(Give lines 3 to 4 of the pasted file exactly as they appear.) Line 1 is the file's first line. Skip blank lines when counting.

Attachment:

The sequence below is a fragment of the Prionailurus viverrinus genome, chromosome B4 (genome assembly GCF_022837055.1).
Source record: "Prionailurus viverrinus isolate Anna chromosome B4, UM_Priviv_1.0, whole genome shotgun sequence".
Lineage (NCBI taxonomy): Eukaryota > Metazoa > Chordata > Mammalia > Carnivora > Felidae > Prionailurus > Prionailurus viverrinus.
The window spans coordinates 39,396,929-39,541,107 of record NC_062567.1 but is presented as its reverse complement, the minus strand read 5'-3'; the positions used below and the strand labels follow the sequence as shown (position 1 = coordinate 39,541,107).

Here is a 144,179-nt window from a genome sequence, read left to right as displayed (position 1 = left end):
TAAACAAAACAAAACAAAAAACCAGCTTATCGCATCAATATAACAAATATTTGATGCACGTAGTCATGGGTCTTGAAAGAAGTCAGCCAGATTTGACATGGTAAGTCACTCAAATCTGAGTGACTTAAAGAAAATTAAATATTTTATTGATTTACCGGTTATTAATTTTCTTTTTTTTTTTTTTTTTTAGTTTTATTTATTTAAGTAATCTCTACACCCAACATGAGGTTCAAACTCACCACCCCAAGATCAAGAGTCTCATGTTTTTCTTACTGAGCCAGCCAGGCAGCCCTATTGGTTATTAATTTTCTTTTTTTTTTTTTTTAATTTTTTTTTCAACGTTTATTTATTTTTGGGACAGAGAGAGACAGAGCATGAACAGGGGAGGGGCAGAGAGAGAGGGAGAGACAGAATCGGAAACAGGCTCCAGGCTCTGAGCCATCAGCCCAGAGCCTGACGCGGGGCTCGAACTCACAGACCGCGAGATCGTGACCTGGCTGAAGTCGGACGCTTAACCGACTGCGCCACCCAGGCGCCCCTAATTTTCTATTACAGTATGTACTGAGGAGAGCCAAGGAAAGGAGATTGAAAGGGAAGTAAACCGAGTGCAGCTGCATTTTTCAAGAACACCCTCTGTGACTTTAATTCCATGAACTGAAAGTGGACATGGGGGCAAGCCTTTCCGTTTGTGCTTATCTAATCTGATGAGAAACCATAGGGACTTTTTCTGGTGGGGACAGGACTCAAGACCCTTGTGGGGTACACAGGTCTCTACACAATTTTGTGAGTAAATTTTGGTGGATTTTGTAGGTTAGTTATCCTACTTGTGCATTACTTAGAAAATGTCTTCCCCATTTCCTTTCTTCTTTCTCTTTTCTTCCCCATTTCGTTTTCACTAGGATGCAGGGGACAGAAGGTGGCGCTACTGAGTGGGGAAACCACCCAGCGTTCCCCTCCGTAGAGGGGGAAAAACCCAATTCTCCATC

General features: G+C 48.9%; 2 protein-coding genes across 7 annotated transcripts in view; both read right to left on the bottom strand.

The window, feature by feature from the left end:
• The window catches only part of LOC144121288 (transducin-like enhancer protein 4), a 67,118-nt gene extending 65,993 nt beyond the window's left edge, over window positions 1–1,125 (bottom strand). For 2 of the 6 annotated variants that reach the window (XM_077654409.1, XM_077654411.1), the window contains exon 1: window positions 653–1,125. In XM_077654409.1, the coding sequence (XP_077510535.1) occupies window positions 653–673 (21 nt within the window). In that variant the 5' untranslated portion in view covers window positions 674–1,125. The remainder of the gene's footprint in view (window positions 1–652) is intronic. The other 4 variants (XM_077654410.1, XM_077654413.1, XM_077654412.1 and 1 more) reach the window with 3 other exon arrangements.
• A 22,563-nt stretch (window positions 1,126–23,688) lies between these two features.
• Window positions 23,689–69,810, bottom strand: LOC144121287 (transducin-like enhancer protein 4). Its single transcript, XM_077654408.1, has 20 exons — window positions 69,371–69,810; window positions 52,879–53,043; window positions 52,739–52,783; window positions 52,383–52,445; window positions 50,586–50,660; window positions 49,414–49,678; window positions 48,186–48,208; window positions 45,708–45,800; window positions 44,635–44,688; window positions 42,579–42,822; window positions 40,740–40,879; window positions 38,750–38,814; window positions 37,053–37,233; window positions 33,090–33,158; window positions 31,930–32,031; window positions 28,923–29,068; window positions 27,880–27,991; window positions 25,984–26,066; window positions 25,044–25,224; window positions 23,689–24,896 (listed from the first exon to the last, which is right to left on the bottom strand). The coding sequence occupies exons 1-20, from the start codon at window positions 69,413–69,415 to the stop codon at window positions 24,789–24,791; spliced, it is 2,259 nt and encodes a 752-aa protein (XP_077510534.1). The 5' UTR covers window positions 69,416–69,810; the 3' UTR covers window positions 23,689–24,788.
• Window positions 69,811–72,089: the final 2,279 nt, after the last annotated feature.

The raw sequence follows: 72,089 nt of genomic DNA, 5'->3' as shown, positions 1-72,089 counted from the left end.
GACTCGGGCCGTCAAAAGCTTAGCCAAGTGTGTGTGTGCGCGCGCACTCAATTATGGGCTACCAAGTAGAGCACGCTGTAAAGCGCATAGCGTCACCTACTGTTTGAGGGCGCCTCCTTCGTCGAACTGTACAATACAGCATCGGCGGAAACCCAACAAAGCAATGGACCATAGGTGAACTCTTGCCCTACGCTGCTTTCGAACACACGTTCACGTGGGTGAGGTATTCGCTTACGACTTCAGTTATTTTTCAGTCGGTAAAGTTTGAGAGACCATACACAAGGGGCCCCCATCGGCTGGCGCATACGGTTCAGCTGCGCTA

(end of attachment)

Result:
Lineage (NCBI taxonomy): Eukaryota > Metazoa > Chordata > Mammalia > Carnivora > Felidae > Prionailurus > Prionailurus viverrinus.
The window spans coordinates 39,396,929-39,541,107 of record NC_062567.1 but is presented as its reverse complement, the minus strand read 5'-3'; the positions used below and the strand labels follow the sequence as shown (position 1 = coordinate 39,541,107).